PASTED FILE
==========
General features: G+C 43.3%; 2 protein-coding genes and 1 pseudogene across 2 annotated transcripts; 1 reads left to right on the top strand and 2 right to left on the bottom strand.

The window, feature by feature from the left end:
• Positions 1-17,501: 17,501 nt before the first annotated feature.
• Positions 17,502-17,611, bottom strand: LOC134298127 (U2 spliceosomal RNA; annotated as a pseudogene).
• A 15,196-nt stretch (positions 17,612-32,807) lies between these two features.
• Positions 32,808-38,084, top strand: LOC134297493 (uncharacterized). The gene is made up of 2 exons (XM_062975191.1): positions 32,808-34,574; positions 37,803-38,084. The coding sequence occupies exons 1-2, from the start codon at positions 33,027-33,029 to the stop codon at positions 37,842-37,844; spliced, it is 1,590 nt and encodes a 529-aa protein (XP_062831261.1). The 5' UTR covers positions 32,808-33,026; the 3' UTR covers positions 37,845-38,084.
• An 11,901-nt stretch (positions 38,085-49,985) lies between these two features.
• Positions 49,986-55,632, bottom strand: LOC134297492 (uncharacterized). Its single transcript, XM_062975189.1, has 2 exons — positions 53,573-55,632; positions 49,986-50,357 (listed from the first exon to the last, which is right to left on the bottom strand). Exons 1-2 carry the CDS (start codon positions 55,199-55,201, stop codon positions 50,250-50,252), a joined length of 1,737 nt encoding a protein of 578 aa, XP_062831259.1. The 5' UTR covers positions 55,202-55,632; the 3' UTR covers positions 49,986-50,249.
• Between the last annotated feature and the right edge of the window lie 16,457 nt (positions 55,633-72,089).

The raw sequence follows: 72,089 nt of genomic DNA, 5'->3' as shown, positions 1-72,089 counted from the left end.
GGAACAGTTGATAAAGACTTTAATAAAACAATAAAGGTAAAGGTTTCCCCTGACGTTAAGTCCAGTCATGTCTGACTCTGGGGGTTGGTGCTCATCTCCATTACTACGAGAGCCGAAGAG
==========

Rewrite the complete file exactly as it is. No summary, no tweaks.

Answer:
General features: G+C 43.3%; 2 protein-coding genes and 1 pseudogene across 2 annotated transcripts; 1 reads left to right on the top strand and 2 right to left on the bottom strand.

The window, feature by feature from the left end:
• Positions 1-17,501: 17,501 nt before the first annotated feature.
• Positions 17,502-17,611, bottom strand: LOC134298127 (U2 spliceosomal RNA; annotated as a pseudogene).
• A 15,196-nt stretch (positions 17,612-32,807) lies between these two features.
• Positions 32,808-38,084, top strand: LOC134297493 (uncharacterized). The gene is made up of 2 exons (XM_062975191.1): positions 32,808-34,574; positions 37,803-38,084. The coding sequence occupies exons 1-2, from the start codon at positions 33,027-33,029 to the stop codon at positions 37,842-37,844; spliced, it is 1,590 nt and encodes a 529-aa protein (XP_062831261.1). The 5' UTR covers positions 32,808-33,026; the 3' UTR covers positions 37,845-38,084.
• An 11,901-nt stretch (positions 38,085-49,985) lies between these two features.
• Positions 49,986-55,632, bottom strand: LOC134297492 (uncharacterized). Its single transcript, XM_062975189.1, has 2 exons — positions 53,573-55,632; positions 49,986-50,357 (listed from the first exon to the last, which is right to left on the bottom strand). Exons 1-2 carry the CDS (start codon positions 55,199-55,201, stop codon positions 50,250-50,252), a joined length of 1,737 nt encoding a protein of 578 aa, XP_062831259.1. The 5' UTR covers positions 55,202-55,632; the 3' UTR covers positions 49,986-50,249.
• Between the last annotated feature and the right edge of the window lie 16,457 nt (positions 55,633-72,089).

The raw sequence follows: 72,089 nt of genomic DNA, 5'->3' as shown, positions 1-72,089 counted from the left end.
GGAACAGTTGATAAAGACTTTAATAAAACAATAAAGGTAAAGGTTTCCCCTGACGTTAAGTCCAGTCATGTCTGACTCTGGGGGTTGGTGCTCATCTCCATTACTACGAGAGCCGAAGAG